The gray sky matches my current mood as I stand over the matching coffins being lowered into the icy ground side by side by side, the clay soil a stark contrast to the dirty snow. I can’t believe they’re all gone—just like that. Wrapping my arms tightly around my middle, I give myself the only comfort I can at this point. I have to be strong. I’m all I have left in this world.
As the service concludes, the few family friends we have—or is it had?—file past me, hugging me, giving me their condolences. It’s okay for them, they’ll go home, and their life will continue as normal. Sure, they’ll miss Mom, Jack, and Ethan at social events, but my loss will affect me every single moment of every single day.
At twenty-six years of age, I’m an orphan.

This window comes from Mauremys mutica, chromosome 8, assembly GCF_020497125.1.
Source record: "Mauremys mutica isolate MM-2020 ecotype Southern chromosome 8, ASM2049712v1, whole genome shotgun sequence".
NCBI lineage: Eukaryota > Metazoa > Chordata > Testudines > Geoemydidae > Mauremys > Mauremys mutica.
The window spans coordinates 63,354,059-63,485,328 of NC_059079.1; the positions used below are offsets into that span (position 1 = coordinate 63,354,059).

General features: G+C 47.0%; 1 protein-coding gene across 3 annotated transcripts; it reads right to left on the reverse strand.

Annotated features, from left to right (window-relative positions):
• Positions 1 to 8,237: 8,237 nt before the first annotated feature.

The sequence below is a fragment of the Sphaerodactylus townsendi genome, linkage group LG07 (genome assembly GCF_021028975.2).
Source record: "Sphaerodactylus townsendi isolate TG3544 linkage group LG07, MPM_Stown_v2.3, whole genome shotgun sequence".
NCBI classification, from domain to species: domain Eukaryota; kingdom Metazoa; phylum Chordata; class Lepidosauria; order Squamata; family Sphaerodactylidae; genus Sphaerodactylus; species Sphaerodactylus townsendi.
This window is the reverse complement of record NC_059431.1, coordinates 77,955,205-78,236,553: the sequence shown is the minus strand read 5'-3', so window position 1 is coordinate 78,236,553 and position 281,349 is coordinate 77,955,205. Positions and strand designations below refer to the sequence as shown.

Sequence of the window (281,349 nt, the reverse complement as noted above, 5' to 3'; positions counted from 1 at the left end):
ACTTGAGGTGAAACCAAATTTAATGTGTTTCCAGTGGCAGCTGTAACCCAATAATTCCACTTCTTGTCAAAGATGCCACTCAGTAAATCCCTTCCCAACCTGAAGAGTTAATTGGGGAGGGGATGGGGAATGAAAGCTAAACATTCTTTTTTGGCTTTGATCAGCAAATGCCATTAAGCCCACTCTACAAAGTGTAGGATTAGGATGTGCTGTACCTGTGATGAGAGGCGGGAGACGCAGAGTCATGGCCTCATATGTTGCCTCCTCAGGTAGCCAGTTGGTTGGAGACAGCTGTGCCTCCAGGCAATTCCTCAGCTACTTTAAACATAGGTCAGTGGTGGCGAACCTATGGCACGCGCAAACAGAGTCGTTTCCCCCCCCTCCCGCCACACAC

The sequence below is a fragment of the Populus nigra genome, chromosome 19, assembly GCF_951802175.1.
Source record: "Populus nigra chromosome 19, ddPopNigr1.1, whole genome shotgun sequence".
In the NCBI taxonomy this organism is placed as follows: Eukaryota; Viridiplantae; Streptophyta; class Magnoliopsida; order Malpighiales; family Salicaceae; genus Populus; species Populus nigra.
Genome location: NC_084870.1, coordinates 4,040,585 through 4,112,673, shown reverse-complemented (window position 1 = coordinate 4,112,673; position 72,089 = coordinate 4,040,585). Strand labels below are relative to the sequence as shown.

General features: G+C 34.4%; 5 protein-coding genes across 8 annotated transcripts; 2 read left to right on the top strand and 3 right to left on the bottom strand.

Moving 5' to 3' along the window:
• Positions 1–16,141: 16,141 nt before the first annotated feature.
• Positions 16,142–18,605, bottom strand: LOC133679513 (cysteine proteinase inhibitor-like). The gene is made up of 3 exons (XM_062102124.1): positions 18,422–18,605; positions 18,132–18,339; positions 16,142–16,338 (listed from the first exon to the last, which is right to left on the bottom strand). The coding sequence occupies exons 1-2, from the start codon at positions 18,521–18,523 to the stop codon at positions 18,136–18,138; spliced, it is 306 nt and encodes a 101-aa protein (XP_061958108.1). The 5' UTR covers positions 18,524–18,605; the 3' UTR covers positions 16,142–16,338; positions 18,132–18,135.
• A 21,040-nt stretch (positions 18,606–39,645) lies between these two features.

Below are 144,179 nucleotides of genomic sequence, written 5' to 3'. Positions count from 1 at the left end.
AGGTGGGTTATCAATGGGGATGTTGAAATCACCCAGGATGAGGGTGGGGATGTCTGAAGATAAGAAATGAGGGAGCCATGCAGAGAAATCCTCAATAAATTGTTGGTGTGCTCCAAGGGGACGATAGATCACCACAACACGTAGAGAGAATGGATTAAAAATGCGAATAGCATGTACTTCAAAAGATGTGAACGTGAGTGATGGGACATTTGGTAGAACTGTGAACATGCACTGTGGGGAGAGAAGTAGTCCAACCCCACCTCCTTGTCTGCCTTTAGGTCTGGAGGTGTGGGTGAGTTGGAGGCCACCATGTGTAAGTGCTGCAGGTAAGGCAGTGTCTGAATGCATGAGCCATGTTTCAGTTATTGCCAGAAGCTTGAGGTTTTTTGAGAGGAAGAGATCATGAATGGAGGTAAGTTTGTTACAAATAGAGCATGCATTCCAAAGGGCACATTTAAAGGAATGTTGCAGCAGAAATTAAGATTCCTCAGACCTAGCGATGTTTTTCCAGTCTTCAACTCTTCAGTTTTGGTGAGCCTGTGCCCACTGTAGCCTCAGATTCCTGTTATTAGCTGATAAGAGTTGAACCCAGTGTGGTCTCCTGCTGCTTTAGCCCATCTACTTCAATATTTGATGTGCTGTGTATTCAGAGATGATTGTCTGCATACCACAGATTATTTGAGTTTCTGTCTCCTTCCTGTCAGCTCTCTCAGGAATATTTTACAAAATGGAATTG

Mom won’t see her forty-fifth birthday. Jack won’t ever share the crazy advertisements he finds in the newspaper or online with me, and Ethan will forever be thirteen years old.
I draw in a deep breath and then release a heavy sigh as yet more tears track down my face. I didn’t think I’d have any more tears left at this point. All I’ve done is cry since the police knocked on my door late that night, fourteen days ago. The coroner said Jack had a heart attack at the wheel and their car veered into the path of an oncoming truck on the way home from checking out the Christmas lights. It was the first year I hadn’t gone with them because I was volunteering at the shelter. I still don’t understand. The guy was a fitness freak. He couldn’t afford a gym membership, which meant he would run daily and use stuff around their trailer to keep in shape.